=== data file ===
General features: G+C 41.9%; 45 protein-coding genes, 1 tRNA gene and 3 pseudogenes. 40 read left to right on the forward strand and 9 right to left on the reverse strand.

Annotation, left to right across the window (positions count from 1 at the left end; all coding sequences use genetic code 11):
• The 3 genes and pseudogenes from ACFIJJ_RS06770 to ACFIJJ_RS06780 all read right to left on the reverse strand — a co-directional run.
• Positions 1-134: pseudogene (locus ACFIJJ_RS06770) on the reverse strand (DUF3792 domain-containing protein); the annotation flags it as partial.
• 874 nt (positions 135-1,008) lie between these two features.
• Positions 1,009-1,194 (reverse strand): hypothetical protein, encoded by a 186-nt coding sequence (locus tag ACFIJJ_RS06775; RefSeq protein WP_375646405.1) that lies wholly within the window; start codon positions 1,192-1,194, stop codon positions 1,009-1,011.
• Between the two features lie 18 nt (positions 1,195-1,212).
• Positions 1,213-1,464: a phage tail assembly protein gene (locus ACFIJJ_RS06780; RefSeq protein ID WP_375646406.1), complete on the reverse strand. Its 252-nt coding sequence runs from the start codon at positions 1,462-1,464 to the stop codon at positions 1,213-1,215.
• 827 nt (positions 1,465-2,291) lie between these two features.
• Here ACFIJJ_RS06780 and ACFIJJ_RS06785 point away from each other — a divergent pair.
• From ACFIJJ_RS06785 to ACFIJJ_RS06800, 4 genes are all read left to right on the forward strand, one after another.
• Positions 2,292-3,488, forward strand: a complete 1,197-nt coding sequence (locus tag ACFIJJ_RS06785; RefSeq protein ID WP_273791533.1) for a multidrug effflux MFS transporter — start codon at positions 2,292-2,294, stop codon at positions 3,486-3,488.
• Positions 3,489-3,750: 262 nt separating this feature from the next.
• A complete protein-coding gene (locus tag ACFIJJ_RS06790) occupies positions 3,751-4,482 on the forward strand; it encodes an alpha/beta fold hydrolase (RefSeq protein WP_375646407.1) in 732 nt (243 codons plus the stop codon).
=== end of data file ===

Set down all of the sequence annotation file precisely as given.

General features: G+C 41.9%; 45 protein-coding genes, 1 tRNA gene and 3 pseudogenes. 40 read left to right on the forward strand and 9 right to left on the reverse strand.

Annotation, left to right across the window (positions count from 1 at the left end; all coding sequences use genetic code 11):
• The 3 genes and pseudogenes from ACFIJJ_RS06770 to ACFIJJ_RS06780 all read right to left on the reverse strand — a co-directional run.
• Positions 1-134: pseudogene (locus ACFIJJ_RS06770) on the reverse strand (DUF3792 domain-containing protein); the annotation flags it as partial.
• 874 nt (positions 135-1,008) lie between these two features.
• Positions 1,009-1,194 (reverse strand): hypothetical protein, encoded by a 186-nt coding sequence (locus tag ACFIJJ_RS06775; RefSeq protein WP_375646405.1) that lies wholly within the window; start codon positions 1,192-1,194, stop codon positions 1,009-1,011.
• Between the two features lie 18 nt (positions 1,195-1,212).
• Positions 1,213-1,464: a phage tail assembly protein gene (locus ACFIJJ_RS06780; RefSeq protein ID WP_375646406.1), complete on the reverse strand. Its 252-nt coding sequence runs from the start codon at positions 1,462-1,464 to the stop codon at positions 1,213-1,215.
• 827 nt (positions 1,465-2,291) lie between these two features.
• Here ACFIJJ_RS06780 and ACFIJJ_RS06785 point away from each other — a divergent pair.
• From ACFIJJ_RS06785 to ACFIJJ_RS06800, 4 genes are all read left to right on the forward strand, one after another.
• Positions 2,292-3,488, forward strand: a complete 1,197-nt coding sequence (locus tag ACFIJJ_RS06785; RefSeq protein ID WP_273791533.1) for a multidrug effflux MFS transporter — start codon at positions 2,292-2,294, stop codon at positions 3,486-3,488.
• Positions 3,489-3,750: 262 nt separating this feature from the next.
• A complete protein-coding gene (locus tag ACFIJJ_RS06790) occupies positions 3,751-4,482 on the forward strand; it encodes an alpha/beta fold hydrolase (RefSeq protein WP_375646407.1) in 732 nt (243 codons plus the stop codon).